While the encryption debate may have temporarily subsided, burner phones seem to be getting the spotlight.
It might be because terrorists aren’t using encryption as much as they are utilizing the quick, easy, and anonymous method of obtaining and discarding a prepaid phone. A recent report by the French anti-terrorism police said the terrorists that bombed Paris last November used such devices to avoid detection.
Congresswoman Jackie Speier, a Democrat representing California’s 14th district, has introduced a the “Closing the Pre-Paid Mobile Device Security Gap Act of 2016,” or HR 4886, which will require people who purchase a prepaid device to provide proper identification.
“This bill would close one of the most significant gaps in our ability to track and prevent acts of terror, drug trafficking, and modern-day slavery,” Speier said in a blog post. “The ‘burner phone’ loophole is an egregious gap in our legal framework that allows actors like the 9/11 hijackers and the Times Square bomber to evade law enforcement while they plot to take innocent lives. The Paris attackers also used ‘burner phones.’ As we’ve seen so vividly over the past few days, we cannot afford to take these kinds of risks. It’s time to close this ‘burner phone’ loophole for good.”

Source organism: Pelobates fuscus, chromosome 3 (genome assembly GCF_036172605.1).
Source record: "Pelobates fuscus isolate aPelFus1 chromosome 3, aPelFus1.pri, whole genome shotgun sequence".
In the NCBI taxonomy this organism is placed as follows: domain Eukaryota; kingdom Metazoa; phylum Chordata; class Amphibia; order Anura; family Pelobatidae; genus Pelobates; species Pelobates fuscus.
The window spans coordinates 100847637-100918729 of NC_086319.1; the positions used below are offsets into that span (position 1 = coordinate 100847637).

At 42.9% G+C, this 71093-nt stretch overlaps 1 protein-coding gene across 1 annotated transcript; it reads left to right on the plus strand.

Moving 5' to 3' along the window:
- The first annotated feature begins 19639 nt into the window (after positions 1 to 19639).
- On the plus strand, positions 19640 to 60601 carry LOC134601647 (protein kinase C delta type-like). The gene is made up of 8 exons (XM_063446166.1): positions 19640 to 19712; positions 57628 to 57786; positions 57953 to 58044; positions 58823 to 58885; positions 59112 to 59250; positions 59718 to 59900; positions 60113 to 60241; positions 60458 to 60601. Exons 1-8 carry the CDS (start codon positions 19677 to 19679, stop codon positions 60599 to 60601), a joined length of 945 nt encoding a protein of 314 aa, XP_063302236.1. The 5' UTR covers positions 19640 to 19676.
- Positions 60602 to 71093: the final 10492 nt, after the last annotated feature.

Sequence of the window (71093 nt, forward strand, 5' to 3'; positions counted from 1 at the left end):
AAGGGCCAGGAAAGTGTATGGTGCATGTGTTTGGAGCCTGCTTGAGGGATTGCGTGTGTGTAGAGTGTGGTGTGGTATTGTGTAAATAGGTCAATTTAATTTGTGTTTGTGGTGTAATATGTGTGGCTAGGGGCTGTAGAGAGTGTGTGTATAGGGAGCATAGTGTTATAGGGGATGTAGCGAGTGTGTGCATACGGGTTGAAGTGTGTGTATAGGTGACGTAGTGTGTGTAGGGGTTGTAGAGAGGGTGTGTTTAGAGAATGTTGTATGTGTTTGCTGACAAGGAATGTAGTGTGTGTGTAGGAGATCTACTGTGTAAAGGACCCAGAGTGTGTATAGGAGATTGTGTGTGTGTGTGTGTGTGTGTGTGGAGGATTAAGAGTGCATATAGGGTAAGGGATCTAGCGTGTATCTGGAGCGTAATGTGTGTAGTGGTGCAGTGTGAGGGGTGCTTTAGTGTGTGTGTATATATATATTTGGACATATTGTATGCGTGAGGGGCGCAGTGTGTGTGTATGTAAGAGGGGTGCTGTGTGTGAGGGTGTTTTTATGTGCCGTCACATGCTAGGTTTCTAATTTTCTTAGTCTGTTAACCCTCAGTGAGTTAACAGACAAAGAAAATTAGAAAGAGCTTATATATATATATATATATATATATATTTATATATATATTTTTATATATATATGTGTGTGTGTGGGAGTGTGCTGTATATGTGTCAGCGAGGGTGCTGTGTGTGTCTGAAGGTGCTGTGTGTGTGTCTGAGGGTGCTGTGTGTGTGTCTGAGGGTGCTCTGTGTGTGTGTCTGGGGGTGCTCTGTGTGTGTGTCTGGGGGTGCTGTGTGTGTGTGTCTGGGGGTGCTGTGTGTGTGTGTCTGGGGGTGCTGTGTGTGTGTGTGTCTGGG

If this act passes, you would need to provide the same identification as you would when signing up for a traditional phone contract with a carrier: your name, address, and date of birth, and that would be verified after you provide a credit or debit card, and your Social Security or driver’s license number.
As it was just introduced though, the bill would have to go through Congress and the president to pass as law. While the Brussels bombing could possibly move this bill along quicker, it certainly will open discussion in Congress about encryption and data stored in phones.
- Telegram app is a favorite of Kremlin officials, but Russia wants to block it
- Rhode Island lawmakers look to limit internet porn with a $20 fee
- So long to security? ‘GrayKey’ box picks the locks on Apple’s iPhones
- Companies are sorry about security flaws. Just not sorry enough to change
- AT&T calls on Congress to create new net neutrality laws — but why?